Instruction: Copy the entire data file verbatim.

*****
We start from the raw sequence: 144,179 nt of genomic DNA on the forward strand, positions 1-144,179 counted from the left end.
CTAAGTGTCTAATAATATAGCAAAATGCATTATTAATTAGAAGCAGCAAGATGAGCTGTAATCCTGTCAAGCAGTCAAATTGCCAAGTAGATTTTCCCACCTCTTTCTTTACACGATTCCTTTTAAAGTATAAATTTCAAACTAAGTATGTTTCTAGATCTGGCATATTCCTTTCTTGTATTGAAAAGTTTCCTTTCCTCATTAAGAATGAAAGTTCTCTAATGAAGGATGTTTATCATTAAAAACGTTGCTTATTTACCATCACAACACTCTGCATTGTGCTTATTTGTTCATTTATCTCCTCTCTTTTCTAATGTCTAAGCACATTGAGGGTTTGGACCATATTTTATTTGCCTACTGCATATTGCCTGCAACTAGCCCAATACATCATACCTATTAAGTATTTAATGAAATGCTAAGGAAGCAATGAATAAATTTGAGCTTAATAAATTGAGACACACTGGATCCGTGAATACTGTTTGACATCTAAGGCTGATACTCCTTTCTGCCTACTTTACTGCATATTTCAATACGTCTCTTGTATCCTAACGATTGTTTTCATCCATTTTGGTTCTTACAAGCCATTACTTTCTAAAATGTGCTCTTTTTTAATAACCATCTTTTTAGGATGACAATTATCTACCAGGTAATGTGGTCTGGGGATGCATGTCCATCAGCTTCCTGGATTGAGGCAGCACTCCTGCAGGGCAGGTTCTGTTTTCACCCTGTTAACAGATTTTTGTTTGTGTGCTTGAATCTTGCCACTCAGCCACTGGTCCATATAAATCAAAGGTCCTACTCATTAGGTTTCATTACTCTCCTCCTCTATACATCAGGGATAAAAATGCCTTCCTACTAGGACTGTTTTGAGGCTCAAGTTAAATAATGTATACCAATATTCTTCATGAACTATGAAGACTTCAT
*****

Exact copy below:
We start from the raw sequence: 144,179 nt of genomic DNA on the forward strand, positions 1-144,179 counted from the left end.
CTAAGTGTCTAATAATATAGCAAAATGCATTATTAATTAGAAGCAGCAAGATGAGCTGTAATCCTGTCAAGCAGTCAAATTGCCAAGTAGATTTTCCCACCTCTTTCTTTACACGATTCCTTTTAAAGTATAAATTTCAAACTAAGTATGTTTCTAGATCTGGCATATTCCTTTCTTGTATTGAAAAGTTTCCTTTCCTCATTAAGAATGAAAGTTCTCTAATGAAGGATGTTTATCATTAAAAACGTTGCTTATTTACCATCACAACACTCTGCATTGTGCTTATTTGTTCATTTATCTCCTCTCTTTTCTAATGTCTAAGCACATTGAGGGTTTGGACCATATTTTATTTGCCTACTGCATATTGCCTGCAACTAGCCCAATACATCATACCTATTAAGTATTTAATGAAATGCTAAGGAAGCAATGAATAAATTTGAGCTTAATAAATTGAGACACACTGGATCCGTGAATACTGTTTGACATCTAAGGCTGATACTCCTTTCTGCCTACTTTACTGCATATTTCAATACGTCTCTTGTATCCTAACGATTGTTTTCATCCATTTTGGTTCTTACAAGCCATTACTTTCTAAAATGTGCTCTTTTTTAATAACCATCTTTTTAGGATGACAATTATCTACCAGGTAATGTGGTCTGGGGATGCATGTCCATCAGCTTCCTGGATTGAGGCAGCACTCCTGCAGGGCAGGTTCTGTTTTCACCCTGTTAACAGATTTTTGTTTGTGTGCTTGAATCTTGCCACTCAGCCACTGGTCCATATAAATCAAAGGTCCTACTCATTAGGTTTCATTACTCTCCTCCTCTATACATCAGGGATAAAAATGCCTTCCTACTAGGACTGTTTTGAGGCTCAAGTTAAATAATGTATACCAATATTCTTCATGAACTATGAAGACTTCAT